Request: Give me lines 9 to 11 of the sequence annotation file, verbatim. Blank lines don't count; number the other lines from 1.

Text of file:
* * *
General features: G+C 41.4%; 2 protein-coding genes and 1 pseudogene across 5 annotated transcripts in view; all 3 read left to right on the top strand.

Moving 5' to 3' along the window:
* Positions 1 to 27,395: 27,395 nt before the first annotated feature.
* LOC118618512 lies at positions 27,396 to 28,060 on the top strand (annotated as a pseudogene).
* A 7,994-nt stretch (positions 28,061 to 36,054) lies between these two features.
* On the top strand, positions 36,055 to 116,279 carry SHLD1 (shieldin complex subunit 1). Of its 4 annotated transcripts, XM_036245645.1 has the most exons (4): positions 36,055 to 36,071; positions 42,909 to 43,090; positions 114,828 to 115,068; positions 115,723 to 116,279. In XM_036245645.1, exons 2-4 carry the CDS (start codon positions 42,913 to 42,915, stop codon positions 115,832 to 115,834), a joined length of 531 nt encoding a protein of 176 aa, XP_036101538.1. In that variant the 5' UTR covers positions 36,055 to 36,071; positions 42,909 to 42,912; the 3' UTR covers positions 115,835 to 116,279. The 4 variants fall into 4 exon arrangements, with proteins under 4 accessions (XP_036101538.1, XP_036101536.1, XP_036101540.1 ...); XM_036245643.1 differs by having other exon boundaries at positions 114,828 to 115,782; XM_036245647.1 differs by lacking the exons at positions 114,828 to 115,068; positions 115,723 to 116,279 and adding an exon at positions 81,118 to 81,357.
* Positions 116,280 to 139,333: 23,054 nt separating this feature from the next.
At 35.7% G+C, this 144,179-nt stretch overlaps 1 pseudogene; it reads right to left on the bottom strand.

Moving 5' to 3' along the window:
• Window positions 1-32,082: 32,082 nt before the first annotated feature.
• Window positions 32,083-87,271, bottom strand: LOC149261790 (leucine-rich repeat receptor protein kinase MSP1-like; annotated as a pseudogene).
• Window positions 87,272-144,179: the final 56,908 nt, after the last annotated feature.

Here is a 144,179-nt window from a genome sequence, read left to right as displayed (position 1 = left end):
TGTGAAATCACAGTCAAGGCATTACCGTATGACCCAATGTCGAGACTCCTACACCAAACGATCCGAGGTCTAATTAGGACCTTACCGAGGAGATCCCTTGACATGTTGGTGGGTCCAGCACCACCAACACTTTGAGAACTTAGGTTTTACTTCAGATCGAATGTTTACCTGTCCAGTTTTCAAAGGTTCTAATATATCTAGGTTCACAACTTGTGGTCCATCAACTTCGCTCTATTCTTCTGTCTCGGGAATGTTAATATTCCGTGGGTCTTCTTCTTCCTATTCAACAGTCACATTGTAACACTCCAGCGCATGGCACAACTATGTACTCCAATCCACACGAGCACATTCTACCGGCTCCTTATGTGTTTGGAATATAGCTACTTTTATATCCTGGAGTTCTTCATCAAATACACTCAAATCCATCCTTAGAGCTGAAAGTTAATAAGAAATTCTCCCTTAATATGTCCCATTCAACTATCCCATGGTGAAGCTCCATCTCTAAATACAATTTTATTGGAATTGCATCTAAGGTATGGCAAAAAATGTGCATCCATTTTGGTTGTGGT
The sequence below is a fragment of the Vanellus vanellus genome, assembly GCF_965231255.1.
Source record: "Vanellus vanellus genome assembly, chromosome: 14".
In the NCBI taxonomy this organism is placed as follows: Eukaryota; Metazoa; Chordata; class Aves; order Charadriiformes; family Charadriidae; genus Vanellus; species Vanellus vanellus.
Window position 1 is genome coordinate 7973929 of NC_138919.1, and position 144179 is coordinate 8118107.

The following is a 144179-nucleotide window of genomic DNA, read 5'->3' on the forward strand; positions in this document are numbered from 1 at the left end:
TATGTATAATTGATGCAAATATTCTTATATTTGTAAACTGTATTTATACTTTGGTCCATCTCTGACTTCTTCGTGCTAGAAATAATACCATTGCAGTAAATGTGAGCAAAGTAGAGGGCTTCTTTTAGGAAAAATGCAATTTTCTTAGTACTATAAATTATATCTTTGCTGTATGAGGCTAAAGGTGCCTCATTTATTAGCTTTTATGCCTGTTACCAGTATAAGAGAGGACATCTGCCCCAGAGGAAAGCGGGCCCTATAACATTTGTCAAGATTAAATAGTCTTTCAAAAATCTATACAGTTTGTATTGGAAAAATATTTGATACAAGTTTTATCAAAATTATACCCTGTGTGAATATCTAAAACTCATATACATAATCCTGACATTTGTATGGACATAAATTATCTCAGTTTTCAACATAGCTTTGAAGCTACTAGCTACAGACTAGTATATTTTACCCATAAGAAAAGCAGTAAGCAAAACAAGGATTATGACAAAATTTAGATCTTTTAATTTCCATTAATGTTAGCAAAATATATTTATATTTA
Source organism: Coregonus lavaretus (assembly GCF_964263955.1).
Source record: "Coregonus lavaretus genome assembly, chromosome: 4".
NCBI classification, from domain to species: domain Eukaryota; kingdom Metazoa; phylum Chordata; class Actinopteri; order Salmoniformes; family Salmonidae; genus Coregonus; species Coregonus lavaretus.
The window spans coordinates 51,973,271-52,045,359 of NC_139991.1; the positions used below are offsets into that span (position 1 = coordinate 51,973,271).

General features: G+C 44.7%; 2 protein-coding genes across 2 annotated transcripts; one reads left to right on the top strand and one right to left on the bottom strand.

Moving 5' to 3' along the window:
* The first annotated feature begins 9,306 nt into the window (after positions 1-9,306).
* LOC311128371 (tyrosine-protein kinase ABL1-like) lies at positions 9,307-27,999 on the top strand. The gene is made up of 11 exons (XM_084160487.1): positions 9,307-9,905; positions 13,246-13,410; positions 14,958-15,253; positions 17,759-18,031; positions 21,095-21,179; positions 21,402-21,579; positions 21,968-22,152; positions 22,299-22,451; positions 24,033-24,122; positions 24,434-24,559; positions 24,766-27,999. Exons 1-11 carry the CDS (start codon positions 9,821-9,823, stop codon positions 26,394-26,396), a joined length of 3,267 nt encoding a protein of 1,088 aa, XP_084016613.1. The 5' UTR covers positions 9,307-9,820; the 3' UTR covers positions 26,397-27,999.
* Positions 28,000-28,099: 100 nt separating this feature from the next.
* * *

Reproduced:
Moving 5' to 3' along the window:
• Window positions 1-32,082: 32,082 nt before the first annotated feature.
• Window positions 32,083-87,271, bottom strand: LOC149261790 (leucine-rich repeat receptor protein kinase MSP1-like; annotated as a pseudogene).